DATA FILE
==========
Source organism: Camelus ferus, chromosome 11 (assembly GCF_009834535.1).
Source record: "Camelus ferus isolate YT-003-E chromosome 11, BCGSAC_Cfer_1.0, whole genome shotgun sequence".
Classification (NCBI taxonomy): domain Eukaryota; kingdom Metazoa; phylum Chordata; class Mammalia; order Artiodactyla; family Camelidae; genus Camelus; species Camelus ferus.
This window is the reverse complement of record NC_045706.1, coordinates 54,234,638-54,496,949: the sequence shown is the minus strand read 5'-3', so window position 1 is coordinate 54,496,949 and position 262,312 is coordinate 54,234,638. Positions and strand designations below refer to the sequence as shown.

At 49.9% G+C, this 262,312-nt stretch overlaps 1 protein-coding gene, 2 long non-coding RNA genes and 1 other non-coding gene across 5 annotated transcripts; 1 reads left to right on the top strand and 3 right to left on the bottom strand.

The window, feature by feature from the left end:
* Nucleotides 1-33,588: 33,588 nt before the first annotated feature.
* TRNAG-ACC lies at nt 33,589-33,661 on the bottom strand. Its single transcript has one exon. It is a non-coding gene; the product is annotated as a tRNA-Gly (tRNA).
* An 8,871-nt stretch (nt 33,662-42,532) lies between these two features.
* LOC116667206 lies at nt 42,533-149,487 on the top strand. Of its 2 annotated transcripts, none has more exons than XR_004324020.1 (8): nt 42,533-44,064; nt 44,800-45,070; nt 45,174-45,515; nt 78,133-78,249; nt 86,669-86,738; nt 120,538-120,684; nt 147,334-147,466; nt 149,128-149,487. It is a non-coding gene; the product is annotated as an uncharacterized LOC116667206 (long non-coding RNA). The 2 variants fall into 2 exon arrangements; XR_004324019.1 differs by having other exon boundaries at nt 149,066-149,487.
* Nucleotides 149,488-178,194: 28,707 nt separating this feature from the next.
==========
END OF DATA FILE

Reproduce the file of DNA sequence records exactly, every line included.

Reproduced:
Source organism: Camelus ferus, chromosome 11 (assembly GCF_009834535.1).
Source record: "Camelus ferus isolate YT-003-E chromosome 11, BCGSAC_Cfer_1.0, whole genome shotgun sequence".
Classification (NCBI taxonomy): domain Eukaryota; kingdom Metazoa; phylum Chordata; class Mammalia; order Artiodactyla; family Camelidae; genus Camelus; species Camelus ferus.
This window is the reverse complement of record NC_045706.1, coordinates 54,234,638-54,496,949: the sequence shown is the minus strand read 5'-3', so window position 1 is coordinate 54,496,949 and position 262,312 is coordinate 54,234,638. Positions and strand designations below refer to the sequence as shown.

At 49.9% G+C, this 262,312-nt stretch overlaps 1 protein-coding gene, 2 long non-coding RNA genes and 1 other non-coding gene across 5 annotated transcripts; 1 reads left to right on the top strand and 3 right to left on the bottom strand.

The window, feature by feature from the left end:
* Nucleotides 1-33,588: 33,588 nt before the first annotated feature.
* TRNAG-ACC lies at nt 33,589-33,661 on the bottom strand. Its single transcript has one exon. It is a non-coding gene; the product is annotated as a tRNA-Gly (tRNA).
* An 8,871-nt stretch (nt 33,662-42,532) lies between these two features.
* LOC116667206 lies at nt 42,533-149,487 on the top strand. Of its 2 annotated transcripts, none has more exons than XR_004324020.1 (8): nt 42,533-44,064; nt 44,800-45,070; nt 45,174-45,515; nt 78,133-78,249; nt 86,669-86,738; nt 120,538-120,684; nt 147,334-147,466; nt 149,128-149,487. It is a non-coding gene; the product is annotated as an uncharacterized LOC116667206 (long non-coding RNA). The 2 variants fall into 2 exon arrangements; XR_004324019.1 differs by having other exon boundaries at nt 149,066-149,487.
* Nucleotides 149,488-178,194: 28,707 nt separating this feature from the next.